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IT as a Utility: Cloud Computing

by David Moorman, President

David Moorman

Traditionally, businesses have managed their own infrastructure and IT resources themselves. This in-house management requires high overheads, specialized staff, capital expenditures, and honestly – going in to work some mornings wondering if IT would work that day. A relatively new concept, cloud computing, is changing all that.

The cloud is a metaphor for the Internet. With a cloud computing solution, your IT network no longer resides at your office, but at a third party datacenter managed by IT experts. Your data and applications are then delivered to you via the Internet. Sound foreign? Well, maybe it’s not as crazy as you think.

Do you ever wonder if the lights will work when you wake up in the morning? Unless you’re in the middle of a blizzard, probably not. And, you probably don’t manage your own power plant, generators, or substations to get electricity. You pay experts with the best equipment, professionals and resources to manage all this for you. The same should be true with your information technology, and the cloud makes this happen.

History Repeats Itself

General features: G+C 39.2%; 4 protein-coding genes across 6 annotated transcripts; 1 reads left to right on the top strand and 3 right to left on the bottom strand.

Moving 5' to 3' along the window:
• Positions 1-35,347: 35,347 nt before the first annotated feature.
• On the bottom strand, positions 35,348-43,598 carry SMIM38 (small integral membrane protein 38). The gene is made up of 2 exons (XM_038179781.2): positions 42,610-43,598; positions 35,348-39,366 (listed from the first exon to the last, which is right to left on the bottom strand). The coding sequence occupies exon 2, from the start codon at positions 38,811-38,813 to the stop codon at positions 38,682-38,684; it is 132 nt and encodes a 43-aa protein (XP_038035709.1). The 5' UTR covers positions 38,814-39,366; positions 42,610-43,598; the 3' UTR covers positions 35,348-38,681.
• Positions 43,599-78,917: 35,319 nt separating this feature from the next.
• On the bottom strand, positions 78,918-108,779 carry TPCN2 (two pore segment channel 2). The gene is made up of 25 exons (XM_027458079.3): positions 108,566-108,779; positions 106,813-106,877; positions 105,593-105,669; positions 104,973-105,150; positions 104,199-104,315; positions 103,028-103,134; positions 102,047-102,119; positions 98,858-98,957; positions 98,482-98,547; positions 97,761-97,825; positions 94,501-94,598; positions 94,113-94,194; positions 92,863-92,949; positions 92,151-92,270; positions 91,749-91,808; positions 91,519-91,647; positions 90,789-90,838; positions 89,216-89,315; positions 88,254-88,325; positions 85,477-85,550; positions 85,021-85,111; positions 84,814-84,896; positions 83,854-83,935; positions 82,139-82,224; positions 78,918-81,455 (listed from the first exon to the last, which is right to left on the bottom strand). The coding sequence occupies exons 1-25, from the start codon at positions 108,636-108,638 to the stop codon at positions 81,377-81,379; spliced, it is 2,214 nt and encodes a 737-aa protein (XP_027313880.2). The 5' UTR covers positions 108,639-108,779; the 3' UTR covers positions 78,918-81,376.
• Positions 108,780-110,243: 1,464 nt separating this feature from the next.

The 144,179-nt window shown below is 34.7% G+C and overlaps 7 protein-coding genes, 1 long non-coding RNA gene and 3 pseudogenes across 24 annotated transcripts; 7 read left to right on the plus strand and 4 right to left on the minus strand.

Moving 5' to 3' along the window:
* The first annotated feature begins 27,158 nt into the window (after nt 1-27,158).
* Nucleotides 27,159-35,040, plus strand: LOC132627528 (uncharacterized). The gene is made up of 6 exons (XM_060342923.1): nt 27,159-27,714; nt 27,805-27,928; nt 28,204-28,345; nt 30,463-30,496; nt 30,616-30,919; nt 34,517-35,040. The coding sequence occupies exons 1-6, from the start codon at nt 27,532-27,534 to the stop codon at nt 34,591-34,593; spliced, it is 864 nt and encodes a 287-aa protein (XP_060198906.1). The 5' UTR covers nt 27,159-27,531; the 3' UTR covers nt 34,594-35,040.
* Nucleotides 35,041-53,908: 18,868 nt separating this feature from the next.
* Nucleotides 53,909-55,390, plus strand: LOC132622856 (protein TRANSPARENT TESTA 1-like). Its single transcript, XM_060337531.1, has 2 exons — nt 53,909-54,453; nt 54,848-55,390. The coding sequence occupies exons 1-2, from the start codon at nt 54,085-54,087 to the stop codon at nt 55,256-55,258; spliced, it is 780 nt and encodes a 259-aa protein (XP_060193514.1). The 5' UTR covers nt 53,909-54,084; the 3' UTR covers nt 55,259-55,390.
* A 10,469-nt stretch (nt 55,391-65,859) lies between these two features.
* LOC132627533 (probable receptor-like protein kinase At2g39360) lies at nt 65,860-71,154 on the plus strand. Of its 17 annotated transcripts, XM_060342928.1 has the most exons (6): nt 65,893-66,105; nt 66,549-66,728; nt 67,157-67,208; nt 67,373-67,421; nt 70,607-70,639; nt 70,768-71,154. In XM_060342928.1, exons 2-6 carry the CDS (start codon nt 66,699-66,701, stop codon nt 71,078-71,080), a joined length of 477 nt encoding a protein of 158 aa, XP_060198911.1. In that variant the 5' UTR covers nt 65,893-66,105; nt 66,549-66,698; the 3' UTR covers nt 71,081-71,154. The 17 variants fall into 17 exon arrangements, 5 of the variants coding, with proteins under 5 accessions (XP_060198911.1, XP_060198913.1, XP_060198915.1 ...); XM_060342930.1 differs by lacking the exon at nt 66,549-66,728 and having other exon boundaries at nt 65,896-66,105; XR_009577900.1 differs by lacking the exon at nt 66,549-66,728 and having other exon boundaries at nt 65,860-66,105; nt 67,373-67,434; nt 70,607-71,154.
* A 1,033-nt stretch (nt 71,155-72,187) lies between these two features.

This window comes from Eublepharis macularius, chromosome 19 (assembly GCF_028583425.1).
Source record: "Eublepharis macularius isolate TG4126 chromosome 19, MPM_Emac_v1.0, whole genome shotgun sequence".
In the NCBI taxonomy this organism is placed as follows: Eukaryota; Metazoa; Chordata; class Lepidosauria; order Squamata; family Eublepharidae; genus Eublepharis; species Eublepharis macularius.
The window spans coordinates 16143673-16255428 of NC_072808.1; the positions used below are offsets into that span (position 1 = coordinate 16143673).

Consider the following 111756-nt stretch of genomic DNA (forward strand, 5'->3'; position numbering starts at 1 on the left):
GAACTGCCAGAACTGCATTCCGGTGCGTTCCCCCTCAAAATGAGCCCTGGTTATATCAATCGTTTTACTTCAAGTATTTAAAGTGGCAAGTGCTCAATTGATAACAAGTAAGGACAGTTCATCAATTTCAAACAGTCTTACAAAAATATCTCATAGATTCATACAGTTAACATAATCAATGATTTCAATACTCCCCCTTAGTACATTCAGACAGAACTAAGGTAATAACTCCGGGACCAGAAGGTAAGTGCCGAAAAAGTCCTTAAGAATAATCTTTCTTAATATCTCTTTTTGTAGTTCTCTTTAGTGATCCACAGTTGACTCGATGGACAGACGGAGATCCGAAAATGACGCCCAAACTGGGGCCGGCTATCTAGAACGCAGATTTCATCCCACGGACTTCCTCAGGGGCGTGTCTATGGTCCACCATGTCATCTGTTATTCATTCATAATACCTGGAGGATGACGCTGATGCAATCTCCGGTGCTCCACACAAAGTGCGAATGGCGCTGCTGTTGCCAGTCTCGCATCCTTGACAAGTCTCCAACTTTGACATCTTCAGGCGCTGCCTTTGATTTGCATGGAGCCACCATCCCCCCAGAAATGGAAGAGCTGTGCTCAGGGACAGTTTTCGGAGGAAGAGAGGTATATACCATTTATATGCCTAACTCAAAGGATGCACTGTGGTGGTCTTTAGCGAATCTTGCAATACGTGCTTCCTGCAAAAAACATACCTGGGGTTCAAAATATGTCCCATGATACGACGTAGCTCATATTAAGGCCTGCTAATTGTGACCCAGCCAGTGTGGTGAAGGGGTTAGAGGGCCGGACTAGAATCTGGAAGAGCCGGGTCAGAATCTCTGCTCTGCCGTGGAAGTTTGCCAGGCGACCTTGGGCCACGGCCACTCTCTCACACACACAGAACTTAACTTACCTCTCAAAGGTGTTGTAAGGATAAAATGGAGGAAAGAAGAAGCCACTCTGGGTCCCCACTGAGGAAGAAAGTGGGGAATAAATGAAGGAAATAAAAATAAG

In the early 1900s, few people took advantage of electricity as a utility. The technology was young and buyers were wary of the unproven systems and infrastructure. Energy was self-manufactured by water wheels, steam engines, and muscle. But by 1933 buyers were more confident in mature technology, and over 90% of electricity was provided as a utility. Now any appliance could be simply plugged into the electric grid – the network.

Companies are seeing the same thing happen with the cloud. The IT industry saw the first PCs rollout in the 1980s, and that led to the client server computing technology of the 90s. As computing technology has advanced, the industry is moving to a virtualized cloud infrastructure, meaning no longer will you maintain your own network, but trust in professionals to provide your IT as a utility. Gartner research indicates that “by 2012, 20 percent of businesses will own no IT infrastructure assets.”

What drives cloud adoption?

Businesses adopt new technology for one primary reason: money. If the cloud were just a novel technology, businesses would be reluctant to adopt. Considering the huge financial advantages with cloud computing, more and more businesses are moving away from traditional networking to a cloud model. For a large, Fortune 500 company, the costs and resources associated with housing a complete data center with redundant environmental controls, fire suppression, security, and backup provisions are easy. For the average small to medium sized business, though, this kind of data center is unrealistic. Cloud computing allows small to medium sized businesses to utilize the same technological resources that Fortune 500 companies do because of the cloud provider’s data center. A small business with 10 employees enjoys the same network that a 500 employee company does.

The Shift has Begun

The shift to IT provided as a utility has begun. As it continues, computing will become a service almost exclusively supplied over the Internet or private network. Today’s desktop machines will turn into simple appliances that simply plug into the wall and pull their value from the cloud.

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